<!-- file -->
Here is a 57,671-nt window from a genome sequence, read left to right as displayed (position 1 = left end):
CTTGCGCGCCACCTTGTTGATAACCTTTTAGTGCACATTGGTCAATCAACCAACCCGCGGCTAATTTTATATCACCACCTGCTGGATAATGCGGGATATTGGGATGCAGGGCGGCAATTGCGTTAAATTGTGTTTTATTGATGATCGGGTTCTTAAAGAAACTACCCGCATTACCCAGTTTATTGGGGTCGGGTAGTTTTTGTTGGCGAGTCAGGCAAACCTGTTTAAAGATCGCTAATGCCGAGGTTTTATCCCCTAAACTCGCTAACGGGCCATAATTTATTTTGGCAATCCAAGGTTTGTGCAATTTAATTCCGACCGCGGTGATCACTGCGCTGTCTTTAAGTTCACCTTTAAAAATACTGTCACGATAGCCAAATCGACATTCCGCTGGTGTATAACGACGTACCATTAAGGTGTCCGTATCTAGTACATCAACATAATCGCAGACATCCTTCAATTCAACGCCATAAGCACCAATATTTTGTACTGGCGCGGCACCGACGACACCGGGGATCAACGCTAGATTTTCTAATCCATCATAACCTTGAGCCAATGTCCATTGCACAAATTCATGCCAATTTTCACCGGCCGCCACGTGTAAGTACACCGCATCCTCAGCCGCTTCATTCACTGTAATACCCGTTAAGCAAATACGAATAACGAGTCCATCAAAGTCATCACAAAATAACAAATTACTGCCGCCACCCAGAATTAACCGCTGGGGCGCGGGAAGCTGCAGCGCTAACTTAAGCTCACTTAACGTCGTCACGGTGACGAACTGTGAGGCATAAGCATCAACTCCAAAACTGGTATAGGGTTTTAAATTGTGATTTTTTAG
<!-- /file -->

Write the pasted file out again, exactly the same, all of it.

Here is a 57,671-nt window from a genome sequence, read left to right as displayed (position 1 = left end):
CTTGCGCGCCACCTTGTTGATAACCTTTTAGTGCACATTGGTCAATCAACCAACCCGCGGCTAATTTTATATCACCACCTGCTGGATAATGCGGGATATTGGGATGCAGGGCGGCAATTGCGTTAAATTGTGTTTTATTGATGATCGGGTTCTTAAAGAAACTACCCGCATTACCCAGTTTATTGGGGTCGGGTAGTTTTTGTTGGCGAGTCAGGCAAACCTGTTTAAAGATCGCTAATGCCGAGGTTTTATCCCCTAAACTCGCTAACGGGCCATAATTTATTTTGGCAATCCAAGGTTTGTGCAATTTAATTCCGACCGCGGTGATCACTGCGCTGTCTTTAAGTTCACCTTTAAAAATACTGTCACGATAGCCAAATCGACATTCCGCTGGTGTATAACGACGTACCATTAAGGTGTCCGTATCTAGTACATCAACATAATCGCAGACATCCTTCAATTCAACGCCATAAGCACCAATATTTTGTACTGGCGCGGCACCGACGACACCGGGGATCAACGCTAGATTTTCTAATCCATCATAACCTTGAGCCAATGTCCATTGCACAAATTCATGCCAATTTTCACCGGCCGCCACGTGTAAGTACACCGCATCCTCAGCCGCTTCATTCACTGTAATACCCGTTAAGCAAATACGAATAACGAGTCCATCAAAGTCATCACAAAATAACAAATTACTGCCGCCACCCAGAATTAACCGCTGGGGCGCGGGAAGCTGCAGCGCTAACTTAAGCTCACTTAACGTCGTCACGGTGACGAACTGTGAGGCATAAGCATCAACTCCAAAACTGGTATAGGGTTTTAAATTGTGATTTTTTAG